As the University of Edinburgh celebrates a centenary of social work education this month, staff from our social work programmes at the University of Dundee have made key contributions and participate in a number of ways, including talks, articles, book chapters and the co-editing of a book.
Dr Jane Fenton, Lecturer in Social Work at the University of Dundee, had one of her articles chosen for a special virtual issue of the British Journal of Social Work, guest edited by Viviene Cree from the University of Edinburgh. Dr Fenton’s paper on ‘An Analysis of ‘Ethical Stress’ in Criminal Justice Social Work in Scotland: The Place of Values’ was one of only nine articles chosen for the virtual issue by Viviene, all of which were papers she felt reflected something important about social work in Scotland at the time it was written.
Reflecting on the honour of being chosen, Dr Fenton said “I was delighted to have an article chosen for the special, virtual issue. My article was written in 2014, and as Viv Cree states in her synopsis, it did not end very optimistically in terms of value-tensions in social work and Criminal Justice Social Work remaining in the social work department. My more recent thinking and writing, however, is concerned with doing just what Viv Cree suggests: looking at how to 'better influence the agenda, so that social work values are allowed to flourish.' I am particularly interested in how we can do that in Social Work Education and, along with my colleagues, how we can implement ideas here in Dundee. This means that social work at Dundee is very relevant, cutting edge and absolutely concerned with social work values. We can be very proud of that.”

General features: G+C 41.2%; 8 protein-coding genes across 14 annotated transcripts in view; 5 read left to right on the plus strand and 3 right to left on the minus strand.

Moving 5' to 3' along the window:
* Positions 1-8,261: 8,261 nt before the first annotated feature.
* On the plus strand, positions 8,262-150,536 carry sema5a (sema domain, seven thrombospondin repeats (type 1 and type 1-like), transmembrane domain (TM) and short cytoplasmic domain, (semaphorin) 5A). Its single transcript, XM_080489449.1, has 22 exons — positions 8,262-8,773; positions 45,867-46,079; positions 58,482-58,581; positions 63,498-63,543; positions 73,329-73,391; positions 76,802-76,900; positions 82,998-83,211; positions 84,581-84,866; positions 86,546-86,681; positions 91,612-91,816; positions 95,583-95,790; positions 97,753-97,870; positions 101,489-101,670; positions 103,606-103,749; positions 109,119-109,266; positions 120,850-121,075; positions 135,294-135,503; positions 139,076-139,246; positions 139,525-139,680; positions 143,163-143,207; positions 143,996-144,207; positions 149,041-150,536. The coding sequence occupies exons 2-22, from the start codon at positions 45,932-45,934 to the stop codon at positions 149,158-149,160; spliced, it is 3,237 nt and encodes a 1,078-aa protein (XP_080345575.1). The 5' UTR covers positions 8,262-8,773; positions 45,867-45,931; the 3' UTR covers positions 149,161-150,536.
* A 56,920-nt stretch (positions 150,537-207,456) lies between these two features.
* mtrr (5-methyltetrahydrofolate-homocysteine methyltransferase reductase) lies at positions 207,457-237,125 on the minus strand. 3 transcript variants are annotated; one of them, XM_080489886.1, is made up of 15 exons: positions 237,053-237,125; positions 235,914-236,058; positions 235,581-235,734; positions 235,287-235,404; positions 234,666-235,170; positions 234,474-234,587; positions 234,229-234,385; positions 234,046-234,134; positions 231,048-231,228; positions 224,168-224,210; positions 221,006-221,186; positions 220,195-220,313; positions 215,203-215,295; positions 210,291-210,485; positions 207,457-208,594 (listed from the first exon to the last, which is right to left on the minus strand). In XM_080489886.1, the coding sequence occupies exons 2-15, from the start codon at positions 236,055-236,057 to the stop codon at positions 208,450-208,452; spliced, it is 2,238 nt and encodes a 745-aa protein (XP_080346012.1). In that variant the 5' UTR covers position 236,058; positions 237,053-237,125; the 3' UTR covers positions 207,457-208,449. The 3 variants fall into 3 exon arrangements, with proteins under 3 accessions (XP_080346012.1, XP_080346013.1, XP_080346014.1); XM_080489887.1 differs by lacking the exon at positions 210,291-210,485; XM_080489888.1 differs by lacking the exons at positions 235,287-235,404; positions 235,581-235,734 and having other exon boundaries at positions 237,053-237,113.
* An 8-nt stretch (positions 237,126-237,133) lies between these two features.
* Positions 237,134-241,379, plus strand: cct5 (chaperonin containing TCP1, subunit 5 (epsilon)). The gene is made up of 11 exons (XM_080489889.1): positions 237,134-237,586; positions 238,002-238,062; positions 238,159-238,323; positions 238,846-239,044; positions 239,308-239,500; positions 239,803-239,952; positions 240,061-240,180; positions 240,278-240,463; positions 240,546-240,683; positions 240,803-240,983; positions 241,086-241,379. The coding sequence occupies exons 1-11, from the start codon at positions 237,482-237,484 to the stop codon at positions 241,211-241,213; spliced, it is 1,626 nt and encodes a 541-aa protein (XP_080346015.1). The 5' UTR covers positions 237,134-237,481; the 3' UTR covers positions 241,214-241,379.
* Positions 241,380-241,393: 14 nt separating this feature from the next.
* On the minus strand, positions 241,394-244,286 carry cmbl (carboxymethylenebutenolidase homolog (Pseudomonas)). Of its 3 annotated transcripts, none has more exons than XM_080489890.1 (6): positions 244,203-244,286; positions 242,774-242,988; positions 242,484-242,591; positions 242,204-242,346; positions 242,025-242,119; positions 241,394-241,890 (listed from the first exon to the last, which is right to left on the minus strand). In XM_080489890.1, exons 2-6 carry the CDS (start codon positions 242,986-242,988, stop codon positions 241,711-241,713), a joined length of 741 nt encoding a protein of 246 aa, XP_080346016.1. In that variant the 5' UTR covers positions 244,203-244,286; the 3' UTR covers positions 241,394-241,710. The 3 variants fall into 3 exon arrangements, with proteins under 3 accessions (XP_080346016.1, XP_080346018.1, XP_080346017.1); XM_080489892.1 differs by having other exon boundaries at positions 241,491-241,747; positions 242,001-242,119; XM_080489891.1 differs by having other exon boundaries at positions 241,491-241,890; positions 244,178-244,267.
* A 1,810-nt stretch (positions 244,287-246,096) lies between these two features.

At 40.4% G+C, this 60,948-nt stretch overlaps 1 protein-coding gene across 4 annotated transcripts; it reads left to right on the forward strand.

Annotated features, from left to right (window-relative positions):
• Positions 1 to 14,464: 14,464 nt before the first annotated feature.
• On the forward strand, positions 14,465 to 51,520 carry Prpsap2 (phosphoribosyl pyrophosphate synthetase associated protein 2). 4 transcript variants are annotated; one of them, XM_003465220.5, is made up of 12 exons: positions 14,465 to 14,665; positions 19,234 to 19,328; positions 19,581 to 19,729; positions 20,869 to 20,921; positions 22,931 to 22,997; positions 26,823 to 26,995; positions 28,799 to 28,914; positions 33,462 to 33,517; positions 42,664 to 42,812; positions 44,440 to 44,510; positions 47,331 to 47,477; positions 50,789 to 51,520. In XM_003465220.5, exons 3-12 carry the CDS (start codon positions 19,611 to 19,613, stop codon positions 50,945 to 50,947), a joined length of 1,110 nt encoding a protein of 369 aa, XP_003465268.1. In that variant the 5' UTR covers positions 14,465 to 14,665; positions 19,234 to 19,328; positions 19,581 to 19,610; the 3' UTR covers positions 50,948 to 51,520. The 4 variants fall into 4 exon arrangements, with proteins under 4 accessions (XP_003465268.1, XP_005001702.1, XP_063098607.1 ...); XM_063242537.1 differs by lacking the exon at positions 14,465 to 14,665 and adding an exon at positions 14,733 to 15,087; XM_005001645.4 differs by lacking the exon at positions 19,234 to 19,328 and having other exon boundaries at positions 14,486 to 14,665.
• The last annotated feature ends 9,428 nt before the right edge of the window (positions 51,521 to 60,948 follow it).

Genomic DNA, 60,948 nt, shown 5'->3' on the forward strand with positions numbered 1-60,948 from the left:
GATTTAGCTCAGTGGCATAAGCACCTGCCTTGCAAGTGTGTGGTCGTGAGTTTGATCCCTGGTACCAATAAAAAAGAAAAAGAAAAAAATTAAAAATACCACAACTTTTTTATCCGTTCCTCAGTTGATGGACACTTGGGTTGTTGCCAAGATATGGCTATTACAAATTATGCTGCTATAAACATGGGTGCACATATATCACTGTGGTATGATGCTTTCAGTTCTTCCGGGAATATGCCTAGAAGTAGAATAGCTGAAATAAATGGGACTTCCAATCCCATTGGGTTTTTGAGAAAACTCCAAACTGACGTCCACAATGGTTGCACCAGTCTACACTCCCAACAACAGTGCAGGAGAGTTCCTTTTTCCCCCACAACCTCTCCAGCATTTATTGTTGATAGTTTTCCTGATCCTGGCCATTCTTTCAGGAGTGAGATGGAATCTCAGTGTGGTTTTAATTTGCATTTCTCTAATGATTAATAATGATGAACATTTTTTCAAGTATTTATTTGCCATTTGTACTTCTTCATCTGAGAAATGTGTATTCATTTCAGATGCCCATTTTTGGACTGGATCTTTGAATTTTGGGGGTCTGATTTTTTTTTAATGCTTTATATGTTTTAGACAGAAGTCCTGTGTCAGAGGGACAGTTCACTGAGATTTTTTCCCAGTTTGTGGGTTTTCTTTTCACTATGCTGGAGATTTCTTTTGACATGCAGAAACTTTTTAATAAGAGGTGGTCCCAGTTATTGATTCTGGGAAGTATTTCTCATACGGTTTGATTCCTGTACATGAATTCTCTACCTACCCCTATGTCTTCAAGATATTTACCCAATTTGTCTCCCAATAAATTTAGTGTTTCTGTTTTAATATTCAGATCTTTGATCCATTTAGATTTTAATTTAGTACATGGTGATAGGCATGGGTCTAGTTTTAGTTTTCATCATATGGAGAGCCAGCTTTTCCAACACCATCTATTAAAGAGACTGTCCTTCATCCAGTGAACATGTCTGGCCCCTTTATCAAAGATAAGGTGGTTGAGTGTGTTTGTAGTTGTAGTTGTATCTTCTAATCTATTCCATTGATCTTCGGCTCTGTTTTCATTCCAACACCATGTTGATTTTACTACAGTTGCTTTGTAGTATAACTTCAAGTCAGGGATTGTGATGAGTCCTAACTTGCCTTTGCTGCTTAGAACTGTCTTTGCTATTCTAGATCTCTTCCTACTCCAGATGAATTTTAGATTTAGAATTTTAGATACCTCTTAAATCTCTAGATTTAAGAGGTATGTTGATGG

In her role as Chair of the Heads of Social Work Education, Dr Patricia McCulloch, Senior Lecturer in Social Work at the University of Dundee, spoke at a launch event for the centenary celebrations on 26th September in Edinburgh. The event was a panel discussion featuring key figures in Social Work in Scotland such as Mark McDonald, the Minister for Childcare and Early Years, Anna Fowlie, the Chief Executive of the Scottish Social Services Council, and Iona Colvin, Chief Social Work Advisor to the Scottish Government.
Also, Routledge have commissioned a book for publication in April 2018 as part of the centenary celebrations, entitled ‘Social Work in a Changing Scotland’. The book will be co-edited by Vivienne Cree and Mark Smith, Professor of Social Work at the University of Dundee, and Professor Smith will also contribute a chapter on ‘Ethics for Scottish Social Work’, while Dr Patricia McCulloch will contribute a chapter on ‘Social Work Education in Scotland: a (hi-)story in two halves’.
Further information about the Edinburgh centenary project can be found at: www.socialwork.ed.ac.uk/centenary